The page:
RETROSPECULATIVE TV: Battlestar Galactica (1978): “Saga of a Star World” (Episode 1) Chapter 2

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[CONTINUED FROM CHAPTER 1, YESTERDAY]

Way far off in space, fleet of 220 civilian ships assembles under the protection of the Galactica. They never expressly say, but given the deliberately Biblical references in these proceedings, I think we’re supposed to believe that there are three million human survivors in the fleet, total. That’s how many Israelites escaped Egypt.

Adama orders each ship to send a representative - Serina is evidently the representative from the Rising Star cruise liner - and he explains his plan: “Our sacred texts tell of a mother world that sent out colonies into the universe. They also tell of a sister world, far away from our home colonies.”
Serina: “This other world - where is it, and what is it called?”
Adama: “I wish that I could tell you precisely where it is, I only know that it lies far beyond our star system, and beyond the reach of the Cylons, and that it is called ‘Earth.’”
Everyone says “Earth” as though they’re trying it out for the first time.

Ok, hold for a sec:

Just for a reality check, let’s put this in cold war terms: The Colonies are obviously the US, and the automatonic Cylons are obviously the Soviets (so obviously so that the Soviet Union issued a formal complaint about the show!), and the Galactica is obviously a Nimitz class carrier (Top of the line in the day). The Cylon sneak attack is obviously an analogue for a pre-emptive nuclear strike on the US. This leaves one aircraft carrier and a couple hundred civilian ships as all that survives of our country. So the civilians go to ask the captain of the ‘Carrier “Hey, what do we do now.”
“Well,” the captain says, “We’re going to try to find the Lost Continent of Atlantis, and live happily ever after there.”

Whaaaaaa….?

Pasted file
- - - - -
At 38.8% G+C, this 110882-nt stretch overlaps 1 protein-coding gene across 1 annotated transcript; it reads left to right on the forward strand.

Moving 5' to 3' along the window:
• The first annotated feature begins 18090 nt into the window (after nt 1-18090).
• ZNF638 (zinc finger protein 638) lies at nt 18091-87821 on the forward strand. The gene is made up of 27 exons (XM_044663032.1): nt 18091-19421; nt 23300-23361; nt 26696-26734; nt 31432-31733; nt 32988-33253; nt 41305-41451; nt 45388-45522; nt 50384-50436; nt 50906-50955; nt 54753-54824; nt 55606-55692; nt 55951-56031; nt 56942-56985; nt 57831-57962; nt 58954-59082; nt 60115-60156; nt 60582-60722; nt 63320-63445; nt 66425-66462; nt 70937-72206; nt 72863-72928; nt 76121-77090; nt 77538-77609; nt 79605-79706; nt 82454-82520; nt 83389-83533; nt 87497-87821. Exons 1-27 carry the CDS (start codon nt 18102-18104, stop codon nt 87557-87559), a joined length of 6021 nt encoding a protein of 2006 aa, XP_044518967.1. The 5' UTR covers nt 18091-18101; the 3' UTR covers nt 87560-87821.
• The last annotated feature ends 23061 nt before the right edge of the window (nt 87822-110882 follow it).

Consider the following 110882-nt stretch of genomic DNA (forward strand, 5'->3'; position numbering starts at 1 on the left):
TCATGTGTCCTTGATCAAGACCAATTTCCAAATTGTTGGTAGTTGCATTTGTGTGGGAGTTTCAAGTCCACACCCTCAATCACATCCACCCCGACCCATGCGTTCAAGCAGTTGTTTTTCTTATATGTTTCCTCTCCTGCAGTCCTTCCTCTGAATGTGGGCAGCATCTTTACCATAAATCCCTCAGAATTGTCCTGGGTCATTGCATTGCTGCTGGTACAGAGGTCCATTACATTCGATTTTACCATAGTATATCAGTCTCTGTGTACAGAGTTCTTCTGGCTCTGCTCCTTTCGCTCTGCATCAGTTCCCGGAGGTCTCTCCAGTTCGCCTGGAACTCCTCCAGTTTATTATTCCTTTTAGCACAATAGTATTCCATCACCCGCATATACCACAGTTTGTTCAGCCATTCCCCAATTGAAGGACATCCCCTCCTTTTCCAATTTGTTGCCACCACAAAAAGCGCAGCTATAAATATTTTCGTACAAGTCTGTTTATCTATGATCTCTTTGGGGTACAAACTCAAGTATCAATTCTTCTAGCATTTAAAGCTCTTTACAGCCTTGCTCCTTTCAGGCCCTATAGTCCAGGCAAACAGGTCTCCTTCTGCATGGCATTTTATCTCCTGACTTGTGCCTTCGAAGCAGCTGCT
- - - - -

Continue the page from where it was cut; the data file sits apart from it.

In essence, that’s what Adama just told them, and yet they sign off on it. That seems a bit much for me, a bit too easy. It’s also interesting that most of the crowd seems not to have heard of this “Earth” before. I mean, it’s in their freakin’ Bible fer’ gosh sakes!

Anyway, back to the story:

Starbuck barges in on Athena while she’s changing (Again: Yum!) and tries to apologize. Clearly shaken by what’s happened, he tells her he wants to get serious, and they need to build a future for themselves. Athena - clearly still in shock from the busy morning - says “Starbuck, I don’t want to care about anybody, especially you.” Clearly hurt, Starbuck leaves.

The fleet runs, and the situation quickly goes from bad to worse. Starbuck and Boomer are running around making lists of survivors, and they get press ganged by Apollo into helping him check for dangerous chemical leaks on the ships.
Starbuck: “Apollo…”
Apollo: [Scowls]
Starbuck: “Captain, that stuff is dangerous! Half of these tubs shouldn’t even be flying!”
Apollo: “Well there really wasn’t much choice, now was there? How many people did we have to leave behind for lack of ships?” (these scenes appear to have been filmed in the engine rooms of actual large ships. They’re interestingly gritty and realistic looking. Curiously, Galactica never used this fairly practical trick again.)

Below decks on a Container ship, they find hoards of starving people on the edge of panic. They’re screaming for water and food, but mostly water. They say that no one’s checked on them in three days. Several ask frantically if they’ve been left behind. A lot of people are very clearly injured or sick, some of whom speak other languages. They’re just on the edge of rioting. Again: powerful scene. One of them tells Apollo, “It’s a sin to starve us while the beauroticians live in luxury.”
Apollo: “No one is in luxury, I can assure you that.”
Another man: “No, you lie. I’ve seen it. I saw it with my own eyes on the Rising Star, before I was cast out and sent here among the borays of humanity.” (The Borays will turn up later in the series.) Apollo gives his word that he’ll help them out, and people laugh derisively.

Starbuck, meanwhile, has encountered a hooker with a heart of gold and a busted wing. “Cassiopeia” (Laurette Spang) was a high-priced call girl who got her arm broken in the attack. When Starbuck tries to help her, she just brushes him off because there are others in far worse shape than her, and she seems genuinely concerned for an elderly couple who feverish. A woman starts abusively insulting her, and Starbuck decides to get her the heck out of there.

They leave on a shuttle (Full of wounded, some apparently being triaged in the background while they’re flying), and Apollo detours to the Rising Star. He and Boomer get off, and have Starbuck fly the shuttle to Galactica. Apollo sends Boomer to check up this whole “Luxury” rumor, and then heads below decks. Jolly informs him that nearly all of the food they packed was subject to “Pluton Poisoning” because the were in such a hurry there wasn’t time to check for it. Most of the fleet’s food supply is inedible, potentially deadly. “Pluton” obviously is supposed to be “Plutonium,” a reference to fallout and contamination from when the Cylons bombed the planet. They were obviously using nukes. We even saw a mushroom cloud in close proximity to Serina. Speaking of whom…